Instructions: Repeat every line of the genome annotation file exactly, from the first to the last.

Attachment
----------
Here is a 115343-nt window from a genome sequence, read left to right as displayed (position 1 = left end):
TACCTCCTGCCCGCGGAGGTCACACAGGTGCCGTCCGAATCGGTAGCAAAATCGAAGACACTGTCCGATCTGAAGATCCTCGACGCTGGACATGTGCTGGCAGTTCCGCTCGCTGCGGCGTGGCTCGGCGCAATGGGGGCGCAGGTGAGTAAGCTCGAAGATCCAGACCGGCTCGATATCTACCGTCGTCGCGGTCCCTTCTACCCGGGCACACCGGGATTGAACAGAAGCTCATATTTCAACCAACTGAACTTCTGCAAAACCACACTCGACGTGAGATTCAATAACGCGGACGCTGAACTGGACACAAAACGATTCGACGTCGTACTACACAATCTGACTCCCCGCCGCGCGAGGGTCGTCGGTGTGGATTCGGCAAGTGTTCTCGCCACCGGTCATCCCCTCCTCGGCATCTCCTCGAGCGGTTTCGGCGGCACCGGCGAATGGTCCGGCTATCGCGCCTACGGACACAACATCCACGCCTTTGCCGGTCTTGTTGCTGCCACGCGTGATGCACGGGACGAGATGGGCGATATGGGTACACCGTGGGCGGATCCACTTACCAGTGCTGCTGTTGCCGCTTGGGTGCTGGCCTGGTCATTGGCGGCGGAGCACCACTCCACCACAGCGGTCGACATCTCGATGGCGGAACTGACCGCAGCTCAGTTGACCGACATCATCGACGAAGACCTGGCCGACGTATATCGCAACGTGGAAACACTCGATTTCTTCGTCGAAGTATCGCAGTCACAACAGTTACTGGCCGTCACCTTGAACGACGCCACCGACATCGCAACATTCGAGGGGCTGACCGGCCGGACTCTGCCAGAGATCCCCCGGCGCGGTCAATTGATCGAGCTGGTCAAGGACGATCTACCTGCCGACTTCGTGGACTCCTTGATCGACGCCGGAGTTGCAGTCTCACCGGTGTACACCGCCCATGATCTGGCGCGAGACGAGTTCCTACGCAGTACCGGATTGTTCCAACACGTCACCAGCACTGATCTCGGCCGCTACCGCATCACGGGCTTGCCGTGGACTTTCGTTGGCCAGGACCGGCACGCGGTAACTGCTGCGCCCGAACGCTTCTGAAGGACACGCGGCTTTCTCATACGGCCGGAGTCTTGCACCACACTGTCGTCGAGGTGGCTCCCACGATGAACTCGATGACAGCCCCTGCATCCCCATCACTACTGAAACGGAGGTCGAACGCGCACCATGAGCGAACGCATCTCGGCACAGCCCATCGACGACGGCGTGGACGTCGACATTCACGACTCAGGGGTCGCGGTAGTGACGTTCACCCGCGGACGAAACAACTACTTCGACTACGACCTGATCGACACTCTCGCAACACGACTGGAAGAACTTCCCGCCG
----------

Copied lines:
Here is a 115343-nt window from a genome sequence, read left to right as displayed (position 1 = left end):
TACCTCCTGCCCGCGGAGGTCACACAGGTGCCGTCCGAATCGGTAGCAAAATCGAAGACACTGTCCGATCTGAAGATCCTCGACGCTGGACATGTGCTGGCAGTTCCGCTCGCTGCGGCGTGGCTCGGCGCAATGGGGGCGCAGGTGAGTAAGCTCGAAGATCCAGACCGGCTCGATATCTACCGTCGTCGCGGTCCCTTCTACCCGGGCACACCGGGATTGAACAGAAGCTCATATTTCAACCAACTGAACTTCTGCAAAACCACACTCGACGTGAGATTCAATAACGCGGACGCTGAACTGGACACAAAACGATTCGACGTCGTACTACACAATCTGACTCCCCGCCGCGCGAGGGTCGTCGGTGTGGATTCGGCAAGTGTTCTCGCCACCGGTCATCCCCTCCTCGGCATCTCCTCGAGCGGTTTCGGCGGCACCGGCGAATGGTCCGGCTATCGCGCCTACGGACACAACATCCACGCCTTTGCCGGTCTTGTTGCTGCCACGCGTGATGCACGGGACGAGATGGGCGATATGGGTACACCGTGGGCGGATCCACTTACCAGTGCTGCTGTTGCCGCTTGGGTGCTGGCCTGGTCATTGGCGGCGGAGCACCACTCCACCACAGCGGTCGACATCTCGATGGCGGAACTGACCGCAGCTCAGTTGACCGACATCATCGACGAAGACCTGGCCGACGTATATCGCAACGTGGAAACACTCGATTTCTTCGTCGAAGTATCGCAGTCACAACAGTTACTGGCCGTCACCTTGAACGACGCCACCGACATCGCAACATTCGAGGGGCTGACCGGCCGGACTCTGCCAGAGATCCCCCGGCGCGGTCAATTGATCGAGCTGGTCAAGGACGATCTACCTGCCGACTTCGTGGACTCCTTGATCGACGCCGGAGTTGCAGTCTCACCGGTGTACACCGCCCATGATCTGGCGCGAGACGAGTTCCTACGCAGTACCGGATTGTTCCAACACGTCACCAGCACTGATCTCGGCCGCTACCGCATCACGGGCTTGCCGTGGACTTTCGTTGGCCAGGACCGGCACGCGGTAACTGCTGCGCCCGAACGCTTCTGAAGGACACGCGGCTTTCTCATACGGCCGGAGTCTTGCACCACACTGTCGTCGAGGTGGCTCCCACGATGAACTCGATGACAGCCCCTGCATCCCCATCACTACTGAAACGGAGGTCGAACGCGCACCATGAGCGAACGCATCTCGGCACAGCCCATCGACGACGGCGTGGACGTCGACATTCACGACTCAGGGGTCGCGGTAGTGACGTTCACCCGCGGACGAAACAACTACTTCGACTACGACCTGATCGACACTCTCGCAACACGACTGGAAGAACTTCCCGCCG